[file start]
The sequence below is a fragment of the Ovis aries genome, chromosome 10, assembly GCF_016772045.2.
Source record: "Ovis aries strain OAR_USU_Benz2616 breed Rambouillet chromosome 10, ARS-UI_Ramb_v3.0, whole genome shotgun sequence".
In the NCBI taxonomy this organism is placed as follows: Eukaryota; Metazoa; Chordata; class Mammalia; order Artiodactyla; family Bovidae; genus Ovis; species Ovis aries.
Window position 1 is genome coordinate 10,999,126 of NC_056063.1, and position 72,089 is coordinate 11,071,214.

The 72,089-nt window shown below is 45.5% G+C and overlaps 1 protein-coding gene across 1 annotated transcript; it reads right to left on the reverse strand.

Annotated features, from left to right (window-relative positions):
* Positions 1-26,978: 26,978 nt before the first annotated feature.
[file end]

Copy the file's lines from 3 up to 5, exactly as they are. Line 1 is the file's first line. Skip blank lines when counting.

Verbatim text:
In the NCBI taxonomy this organism is placed as follows: Eukaryota; Metazoa; Chordata; class Mammalia; order Artiodactyla; family Bovidae; genus Ovis; species Ovis aries.
Window position 1 is genome coordinate 10,999,126 of NC_056063.1, and position 72,089 is coordinate 11,071,214.

The 72,089-nt window shown below is 45.5% G+C and overlaps 1 protein-coding gene across 1 annotated transcript; it reads right to left on the reverse strand.